Planned Impact

The results of this project will be of particular interest to the international scientific community working in chemical biology, nanotechnology, protein chemistry, synthetic biology and cancer research. Establishing chemRNA and chem-tRNA as tools in these disciplines will be a major academic breakthrough. We will publish our results in high impact journals and present them at international conferences. We will also promote our research on social media to increase awareness and to encourage discussion. We will make our novel RNA constructs available to collaborators. The training that the postdoctoral researchers will receive in this interdisciplinary field will provide them with a broad set of skills, making them highly sought after. This research falls within three of the BBSRC strategic priority areas; New strategic approaches to industrial biotechnology, synthetic biology and technical development for the biosciences.

The development of new scalable chemical approaches to modified mRNA, tRNA and to the synthesis of proteins containing non-canonical amino acids will overcome some of the key constraints of current methodologies. This will have an impact in the fields of biotechnology and therapeutics. It will provide new IP and licencing opportunities for Oxford University and the SME (ATDBio) which will be pursued through interactions with Oxford Innovation and via presentations at conferences with high level industrial participation, as well as by direct approaches to Pharma and Biotech companies with interests in the diagnostic and therapeutic fields. The commercial potential is huge; practical applications are not restricted to humans; synthetic RNA and modified proteins also have applications in animal health and in plant sciences.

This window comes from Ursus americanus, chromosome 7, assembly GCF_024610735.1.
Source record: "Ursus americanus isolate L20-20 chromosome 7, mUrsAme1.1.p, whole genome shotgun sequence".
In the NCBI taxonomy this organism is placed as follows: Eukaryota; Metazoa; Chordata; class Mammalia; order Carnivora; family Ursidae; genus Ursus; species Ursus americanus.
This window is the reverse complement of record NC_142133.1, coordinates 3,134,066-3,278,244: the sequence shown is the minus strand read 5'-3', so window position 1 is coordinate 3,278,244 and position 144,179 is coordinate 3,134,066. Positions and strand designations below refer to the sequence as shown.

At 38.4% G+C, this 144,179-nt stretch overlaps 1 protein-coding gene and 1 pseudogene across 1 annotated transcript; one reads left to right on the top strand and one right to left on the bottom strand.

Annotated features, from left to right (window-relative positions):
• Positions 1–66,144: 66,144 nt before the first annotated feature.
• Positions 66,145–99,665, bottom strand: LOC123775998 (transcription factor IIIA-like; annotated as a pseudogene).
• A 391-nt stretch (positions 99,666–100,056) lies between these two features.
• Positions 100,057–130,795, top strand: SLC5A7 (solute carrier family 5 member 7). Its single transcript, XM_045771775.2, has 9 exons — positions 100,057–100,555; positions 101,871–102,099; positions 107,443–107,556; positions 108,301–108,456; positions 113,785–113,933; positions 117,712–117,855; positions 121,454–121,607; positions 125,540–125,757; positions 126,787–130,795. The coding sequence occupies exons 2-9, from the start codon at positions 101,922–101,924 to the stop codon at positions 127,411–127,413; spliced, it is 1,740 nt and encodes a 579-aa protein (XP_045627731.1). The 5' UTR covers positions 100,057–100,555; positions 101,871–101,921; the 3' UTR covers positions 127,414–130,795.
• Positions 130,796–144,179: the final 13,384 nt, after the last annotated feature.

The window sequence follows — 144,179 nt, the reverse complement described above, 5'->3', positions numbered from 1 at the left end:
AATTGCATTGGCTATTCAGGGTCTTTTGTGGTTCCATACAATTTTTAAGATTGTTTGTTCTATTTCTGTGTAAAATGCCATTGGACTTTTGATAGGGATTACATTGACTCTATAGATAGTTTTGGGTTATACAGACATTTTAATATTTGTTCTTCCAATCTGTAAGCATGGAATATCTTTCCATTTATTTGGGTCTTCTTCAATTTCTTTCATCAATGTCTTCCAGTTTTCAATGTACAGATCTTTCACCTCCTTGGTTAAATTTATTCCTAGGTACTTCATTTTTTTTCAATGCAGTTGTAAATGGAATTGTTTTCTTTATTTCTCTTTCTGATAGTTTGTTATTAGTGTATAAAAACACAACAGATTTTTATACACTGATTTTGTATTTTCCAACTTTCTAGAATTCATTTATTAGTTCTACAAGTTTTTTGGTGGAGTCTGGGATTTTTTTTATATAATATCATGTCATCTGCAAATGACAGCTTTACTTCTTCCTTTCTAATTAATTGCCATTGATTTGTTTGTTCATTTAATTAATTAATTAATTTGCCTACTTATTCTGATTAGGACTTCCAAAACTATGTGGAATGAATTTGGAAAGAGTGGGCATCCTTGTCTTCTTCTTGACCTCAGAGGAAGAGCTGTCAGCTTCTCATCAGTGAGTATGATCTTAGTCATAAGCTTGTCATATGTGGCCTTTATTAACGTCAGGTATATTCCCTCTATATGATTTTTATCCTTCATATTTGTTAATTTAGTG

This is generic tehcnology that has potential applications in many areas, one of which is the cancer field. Cancer is one of the leading causes of deaths worldwide with over 14 million new cases annually. There are 160,000 deaths from cancer in the UK annually (CRUK) and the annual NHS budget for cancer care is £6 billion and rising. New and improved therapeutic RNA-based approaches in the Oncology field could eventually come from the new methodology and this would have an impact on society in terms of cost, quality of life and survival rates. Macromolecular therapies based on RNA and proteins are also relevant to many other diseases, so the overall societal impact of advances coming from this project are potentially major.


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Description Development of Gene-Targeted Polypyridyl Triplex-Forming Oligonucleotide Hybrids 
Organisation Dublin City University
Department School of Chemical Sciences
Country Ireland 
Sector Academic/University 
PI Contribution My contribution includes the synthesis of the organic ligands, the synthesis of the TFO hybrids and biophysical evaluation of them
Collaborator Contribution The contributions from the partners was the supervision of the research and the PCR study on the hybrids
Start Year 2015